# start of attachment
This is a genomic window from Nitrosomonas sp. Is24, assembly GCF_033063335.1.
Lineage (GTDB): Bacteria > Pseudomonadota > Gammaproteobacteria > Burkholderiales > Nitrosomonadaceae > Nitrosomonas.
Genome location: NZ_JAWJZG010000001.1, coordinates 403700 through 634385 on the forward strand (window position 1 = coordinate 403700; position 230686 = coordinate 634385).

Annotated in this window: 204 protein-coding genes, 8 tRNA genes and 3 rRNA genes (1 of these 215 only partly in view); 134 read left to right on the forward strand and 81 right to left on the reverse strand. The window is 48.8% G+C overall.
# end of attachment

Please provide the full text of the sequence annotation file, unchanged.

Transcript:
This is a genomic window from Nitrosomonas sp. Is24, assembly GCF_033063335.1.
Lineage (GTDB): Bacteria > Pseudomonadota > Gammaproteobacteria > Burkholderiales > Nitrosomonadaceae > Nitrosomonas.
Genome location: NZ_JAWJZG010000001.1, coordinates 403700 through 634385 on the forward strand (window position 1 = coordinate 403700; position 230686 = coordinate 634385).

Annotated in this window: 204 protein-coding genes, 8 tRNA genes and 3 rRNA genes (1 of these 215 only partly in view); 134 read left to right on the forward strand and 81 right to left on the reverse strand. The window is 48.8% G+C overall.